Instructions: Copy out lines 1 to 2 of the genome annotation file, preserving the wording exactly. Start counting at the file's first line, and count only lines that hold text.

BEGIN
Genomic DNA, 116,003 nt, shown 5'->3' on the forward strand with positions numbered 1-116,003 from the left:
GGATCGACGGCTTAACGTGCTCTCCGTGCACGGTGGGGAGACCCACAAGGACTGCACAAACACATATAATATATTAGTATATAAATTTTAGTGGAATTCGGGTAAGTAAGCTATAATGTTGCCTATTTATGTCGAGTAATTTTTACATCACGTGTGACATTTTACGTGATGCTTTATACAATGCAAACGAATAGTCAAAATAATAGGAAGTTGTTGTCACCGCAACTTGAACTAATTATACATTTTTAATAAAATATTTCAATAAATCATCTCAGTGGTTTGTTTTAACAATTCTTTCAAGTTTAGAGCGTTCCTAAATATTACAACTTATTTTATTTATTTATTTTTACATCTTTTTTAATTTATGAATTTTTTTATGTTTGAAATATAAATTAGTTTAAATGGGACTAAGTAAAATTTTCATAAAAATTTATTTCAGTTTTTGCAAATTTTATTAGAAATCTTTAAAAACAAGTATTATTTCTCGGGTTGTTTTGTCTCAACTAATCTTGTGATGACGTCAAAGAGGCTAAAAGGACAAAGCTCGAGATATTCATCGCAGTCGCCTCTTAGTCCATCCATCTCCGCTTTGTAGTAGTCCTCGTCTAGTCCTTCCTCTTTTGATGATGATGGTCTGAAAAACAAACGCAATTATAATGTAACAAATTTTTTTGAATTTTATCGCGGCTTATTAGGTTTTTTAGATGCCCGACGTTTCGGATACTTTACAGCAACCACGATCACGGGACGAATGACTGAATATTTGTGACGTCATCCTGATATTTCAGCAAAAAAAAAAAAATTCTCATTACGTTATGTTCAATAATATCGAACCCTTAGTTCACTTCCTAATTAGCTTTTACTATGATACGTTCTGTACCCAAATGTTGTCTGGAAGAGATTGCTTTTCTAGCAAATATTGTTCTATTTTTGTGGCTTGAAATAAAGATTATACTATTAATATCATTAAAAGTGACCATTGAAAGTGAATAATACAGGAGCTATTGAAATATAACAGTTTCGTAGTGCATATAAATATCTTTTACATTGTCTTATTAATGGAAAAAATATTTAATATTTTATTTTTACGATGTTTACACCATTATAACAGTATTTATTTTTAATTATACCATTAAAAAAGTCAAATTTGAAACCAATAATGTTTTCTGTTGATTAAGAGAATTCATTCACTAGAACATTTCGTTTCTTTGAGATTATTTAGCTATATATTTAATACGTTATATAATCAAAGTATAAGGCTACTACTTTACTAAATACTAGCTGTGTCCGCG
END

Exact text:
Genomic DNA, 116,003 nt, shown 5'->3' on the forward strand with positions numbered 1-116,003 from the left:
GGATCGACGGCTTAACGTGCTCTCCGTGCACGGTGGGGAGACCCACAAGGACTGCACAAACACATATAATATATTAGTATATAAATTTTAGTGGAATTCGGGTAAGTAAGCTATAATGTTGCCTATTTATGTCGAGTAATTTTTACATCACGTGTGACATTTTACGTGATGCTTTATACAATGCAAACGAATAGTCAAAATAATAGGAAGTTGTTGTCACCGCAACTTGAACTAATTATACATTTTTAATAAAATATTTCAATAAATCATCTCAGTGGTTTGTTTTAACAATTCTTTCAAGTTTAGAGCGTTCCTAAATATTACAACTTATTTTATTTATTTATTTTTACATCTTTTTTAATTTATGAATTTTTTTATGTTTGAAATATAAATTAGTTTAAATGGGACTAAGTAAAATTTTCATAAAAATTTATTTCAGTTTTTGCAAATTTTATTAGAAATCTTTAAAAACAAGTATTATTTCTCGGGTTGTTTTGTCTCAACTAATCTTGTGATGACGTCAAAGAGGCTAAAAGGACAAAGCTCGAGATATTCATCGCAGTCGCCTCTTAGTCCATCCATCTCCGCTTTGTAGTAGTCCTCGTCTAGTCCTTCCTCTTTTGATGATGATGGTCTGAAAAACAAACGCAATTATAATGTAACAAATTTTTTTGAATTTTATCGCGGCTTATTAGGTTTTTTAGATGCCCGACGTTTCGGATACTTTACAGCAACCACGATCACGGGACGAATGACTGAATATTTGTGACGTCATCCTGATATTTCAGCAAAAAAAAAAAAATTCTCATTACGTTATGTTCAATAATATCGAACCCTTAGTTCACTTCCTAATTAGCTTTTACTATGATACGTTCTGTACCCAAATGTTGTCTGGAAGAGATTGCTTTTCTAGCAAATATTGTTCTATTTTTGTGGCTTGAAATAAAGATTATACTATTAATATCATTAAAAGTGACCATTGAAAGTGAATAATACAGGAGCTATTGAAATATAACAGTTTCGTAGTGCATATAAATATCTTTTACATTGTCTTATTAATGGAAAAAATATTTAATATTTTATTTTTACGATGTTTACACCATTATAACAGTATTTATTTTTAATTATACCATTAAAAAAGTCAAATTTGAAACCAATAATGTTTTCTGTTGATTAAGAGAATTCATTCACTAGAACATTTCGTTTCTTTGAGATTATTTAGCTATATATTTAATACGTTATATAATCAAAGTATAAGGCTACTACTTTACTAAATACTAGCTGTGTCCGCG